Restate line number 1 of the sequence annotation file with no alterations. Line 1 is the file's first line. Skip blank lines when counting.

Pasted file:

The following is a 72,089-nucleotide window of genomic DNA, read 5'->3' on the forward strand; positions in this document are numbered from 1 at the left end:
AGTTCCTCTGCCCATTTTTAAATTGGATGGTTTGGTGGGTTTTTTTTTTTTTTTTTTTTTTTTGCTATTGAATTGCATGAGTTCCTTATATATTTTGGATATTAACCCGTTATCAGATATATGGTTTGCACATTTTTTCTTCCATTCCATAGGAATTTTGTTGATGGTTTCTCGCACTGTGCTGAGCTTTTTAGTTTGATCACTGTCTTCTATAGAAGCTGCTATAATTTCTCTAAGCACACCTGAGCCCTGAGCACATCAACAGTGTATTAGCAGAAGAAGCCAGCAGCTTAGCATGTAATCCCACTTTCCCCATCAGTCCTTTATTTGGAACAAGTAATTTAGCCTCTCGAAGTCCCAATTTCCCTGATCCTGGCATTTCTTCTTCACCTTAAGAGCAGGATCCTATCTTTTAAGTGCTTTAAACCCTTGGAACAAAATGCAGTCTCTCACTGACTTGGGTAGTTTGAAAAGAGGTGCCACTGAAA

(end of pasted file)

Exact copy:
The following is a 72,089-nucleotide window of genomic DNA, read 5'->3' on the forward strand; positions in this document are numbered from 1 at the left end: